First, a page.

That’s why if you work in one of these highly regulated areas, finding batch inventory management systems that can track your end-to-end product development and handle batch numbers is important to avoid any of the issues mentioned earlier in the article.

However, even if you’re not a manufacturer with products under intense scrutiny, using such software allows you to:

  • Improve inventory management
  • Maximize your return on investments
  • Make better business decisions with improved analytics

These were the benefits of using product traceability within your manufacturing. But how do you go about improving product traceability?

How to improve traceability? 

Knowing how to improve traceability is going to help you improve your manufacturing processes.

If you want to start improving product traceability in manufacturing, you can do so by:

1. Tracking and record-keeping          

If you ever need to do a product recall, your priority is going to be identifying all the affected products, so you can better inform the public when you put out the notice.

Without proper records in place, locating the products will be difficult and will ultimately increase the cost of the product recall, not to mention the damage it’ll do to your brand.

Using a manufacturing software allows you to keep records of:

  • Batch numbers and production dates
  • Product order numbers
  • Expiration dates
  • Production timestamps

2. Supply chain visibility       

Product traceability in manufacturing not only needs insights into your production, but improving product traceability also needs a better understanding of your supply chain.

Without these insights, you could put yourself in a position to have to initiate more recalls than you’d have to.

This can be due to a 3rd party business incorrectly handling your finished goods after they left your warehouse or a supplier sending you faulty materials or components.

You need to be able to trace your batches both forward to retailers as well as backward to your suppliers, by having a system in place that can quickly identify product’s history by their batch numbers.

3. Proactive monitoring       

The longer you leave defective products in circulation, the more difficult it becomes to trace them as they make their way through your supply chain.

One of the goals of improving your product traceability is the ability to spot problems soon, so you can nip any potential issues in the bud and avoid them turning into an even bigger problems.

Being proactive becomes far easier if you’re using dedicated software that provides you with real-time information on production progress, so you can immediately see problems as soon as they appear.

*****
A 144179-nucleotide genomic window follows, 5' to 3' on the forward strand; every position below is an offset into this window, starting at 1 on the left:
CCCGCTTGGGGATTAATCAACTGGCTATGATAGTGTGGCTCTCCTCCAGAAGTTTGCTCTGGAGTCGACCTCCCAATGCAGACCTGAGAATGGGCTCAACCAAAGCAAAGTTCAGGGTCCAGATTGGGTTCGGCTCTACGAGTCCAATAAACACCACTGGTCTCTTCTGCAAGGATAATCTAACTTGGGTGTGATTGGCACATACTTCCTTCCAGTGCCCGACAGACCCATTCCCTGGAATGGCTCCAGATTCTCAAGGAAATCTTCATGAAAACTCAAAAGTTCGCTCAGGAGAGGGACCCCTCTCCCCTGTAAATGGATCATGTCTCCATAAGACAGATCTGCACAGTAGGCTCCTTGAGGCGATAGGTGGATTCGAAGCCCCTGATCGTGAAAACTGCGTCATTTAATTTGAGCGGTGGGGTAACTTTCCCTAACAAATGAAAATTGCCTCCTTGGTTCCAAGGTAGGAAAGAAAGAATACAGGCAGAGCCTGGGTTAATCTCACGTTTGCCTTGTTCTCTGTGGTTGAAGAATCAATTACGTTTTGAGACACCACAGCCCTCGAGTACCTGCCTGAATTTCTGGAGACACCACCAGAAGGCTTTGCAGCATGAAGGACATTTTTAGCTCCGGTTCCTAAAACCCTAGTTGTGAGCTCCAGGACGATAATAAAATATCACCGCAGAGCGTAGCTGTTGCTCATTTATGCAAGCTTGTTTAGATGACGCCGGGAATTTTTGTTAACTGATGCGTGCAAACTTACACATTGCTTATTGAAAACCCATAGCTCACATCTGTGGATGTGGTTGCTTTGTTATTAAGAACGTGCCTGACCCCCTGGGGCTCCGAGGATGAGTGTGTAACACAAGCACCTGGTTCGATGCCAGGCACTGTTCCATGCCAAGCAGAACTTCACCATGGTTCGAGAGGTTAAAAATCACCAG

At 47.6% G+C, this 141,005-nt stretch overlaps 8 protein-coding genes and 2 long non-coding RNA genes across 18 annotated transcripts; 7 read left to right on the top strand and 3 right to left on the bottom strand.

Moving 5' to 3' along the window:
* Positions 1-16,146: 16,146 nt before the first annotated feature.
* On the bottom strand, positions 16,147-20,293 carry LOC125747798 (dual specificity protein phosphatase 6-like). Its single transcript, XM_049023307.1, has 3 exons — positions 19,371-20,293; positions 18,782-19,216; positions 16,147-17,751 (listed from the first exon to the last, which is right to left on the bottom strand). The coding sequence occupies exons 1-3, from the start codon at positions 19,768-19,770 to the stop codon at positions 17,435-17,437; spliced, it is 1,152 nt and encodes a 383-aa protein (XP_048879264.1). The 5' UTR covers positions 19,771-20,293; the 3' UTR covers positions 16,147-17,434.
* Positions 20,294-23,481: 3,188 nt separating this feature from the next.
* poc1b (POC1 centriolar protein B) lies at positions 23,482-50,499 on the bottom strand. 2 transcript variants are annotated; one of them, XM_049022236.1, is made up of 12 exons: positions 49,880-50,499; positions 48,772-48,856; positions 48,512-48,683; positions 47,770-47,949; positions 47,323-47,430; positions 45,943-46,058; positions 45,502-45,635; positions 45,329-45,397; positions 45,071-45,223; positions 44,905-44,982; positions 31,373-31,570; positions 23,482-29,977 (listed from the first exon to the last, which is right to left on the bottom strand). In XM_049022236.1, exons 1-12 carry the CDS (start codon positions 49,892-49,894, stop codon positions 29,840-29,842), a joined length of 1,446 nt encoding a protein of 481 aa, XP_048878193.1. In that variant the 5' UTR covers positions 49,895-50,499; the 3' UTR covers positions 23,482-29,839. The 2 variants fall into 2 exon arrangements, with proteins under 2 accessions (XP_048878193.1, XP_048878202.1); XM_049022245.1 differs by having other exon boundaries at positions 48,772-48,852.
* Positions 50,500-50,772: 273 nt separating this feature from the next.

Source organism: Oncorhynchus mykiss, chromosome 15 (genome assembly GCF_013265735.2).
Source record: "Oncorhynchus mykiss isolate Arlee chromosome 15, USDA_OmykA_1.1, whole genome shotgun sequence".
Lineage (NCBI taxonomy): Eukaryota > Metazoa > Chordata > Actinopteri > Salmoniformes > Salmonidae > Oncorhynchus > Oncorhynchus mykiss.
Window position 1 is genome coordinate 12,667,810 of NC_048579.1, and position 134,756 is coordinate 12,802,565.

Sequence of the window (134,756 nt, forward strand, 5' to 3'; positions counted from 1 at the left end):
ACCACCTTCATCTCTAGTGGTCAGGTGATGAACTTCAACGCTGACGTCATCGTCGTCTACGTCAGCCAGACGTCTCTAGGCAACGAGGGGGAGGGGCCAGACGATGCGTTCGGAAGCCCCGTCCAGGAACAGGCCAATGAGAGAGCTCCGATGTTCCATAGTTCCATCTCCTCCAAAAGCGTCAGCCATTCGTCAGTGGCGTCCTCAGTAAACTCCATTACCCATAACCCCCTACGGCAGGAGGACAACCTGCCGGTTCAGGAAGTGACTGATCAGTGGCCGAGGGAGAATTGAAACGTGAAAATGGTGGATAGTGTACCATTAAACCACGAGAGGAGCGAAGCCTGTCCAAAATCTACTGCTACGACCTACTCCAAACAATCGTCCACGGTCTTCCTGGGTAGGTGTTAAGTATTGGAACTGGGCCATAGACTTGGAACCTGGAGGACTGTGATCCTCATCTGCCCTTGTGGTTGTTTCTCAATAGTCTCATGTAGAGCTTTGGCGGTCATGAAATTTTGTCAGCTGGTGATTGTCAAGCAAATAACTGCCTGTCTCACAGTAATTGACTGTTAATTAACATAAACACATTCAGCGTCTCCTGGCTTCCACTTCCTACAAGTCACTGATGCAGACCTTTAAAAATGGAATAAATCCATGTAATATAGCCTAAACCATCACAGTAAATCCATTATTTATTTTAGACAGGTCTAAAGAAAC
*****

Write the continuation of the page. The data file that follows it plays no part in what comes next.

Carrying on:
4. Mock recalls    

Finally, how do you improve at anything in life?

With practice, practice, and then some more practice.

Performing periodic mock recalls will allow you to determine how long it takes your business to recoup defective products.

When planning a mock recall, you should:

  • Be realistic and use a scenario that could likely happen in your business
  • Record everything that happens during the mock
  • Review the results
  • Assess your business’s effectiveness in handling the mock recall

Doing this will help you realize where you’re underperforming in product traceability and fix them now instead of struggling with a product recall later.

Now you know the benefits of traceability in manufacturing, and how to improve traceability,  you need a system that can help you bring it all together.

Katana Cloud Inventory

Katana maximizes productivity and gives you an overview of your entire business, from the shop floor and beyond. Katana tracks time and material usage to provide you with the insights you need to grow. Learn more about it with a demo call.

Using Katana for product traceability

Two workers labeling candy final products while using a product traceability system at the workstation.

Katana traceability software is a tool for SME manufacturing businesses looking to upgrade their product traceability within their business.

Using Katana allows you to easily:

  • Add batch/lot numbers
  • Track expiry dates of products
  • Track the best before date of products
  • Trace any defective or contaminated products back to their batch
  • Make your product recall process as smooth as possible

Want to find out how Katana can improve your workflows? Then check out our complete overview of how Katana works:

Better yet, why don’t you see for yourself? Schedule a free demo call with our sales team, see Katana in action, and learn how it will help improve your product traceability.

And that’s it for today, we hope you found this article on product traceability useful, and if you have any questions, please don’t hesitate to get in touch.

And until next time, happy inventory.

James Humphreys

James Humphreys

Senior Content Manager
James Humphreys has produced content on manufacturing and inventory management practices for 5+ years. He began his journey into writing via the creative industry, writing and producing plays, some of which toured the UK and Europe.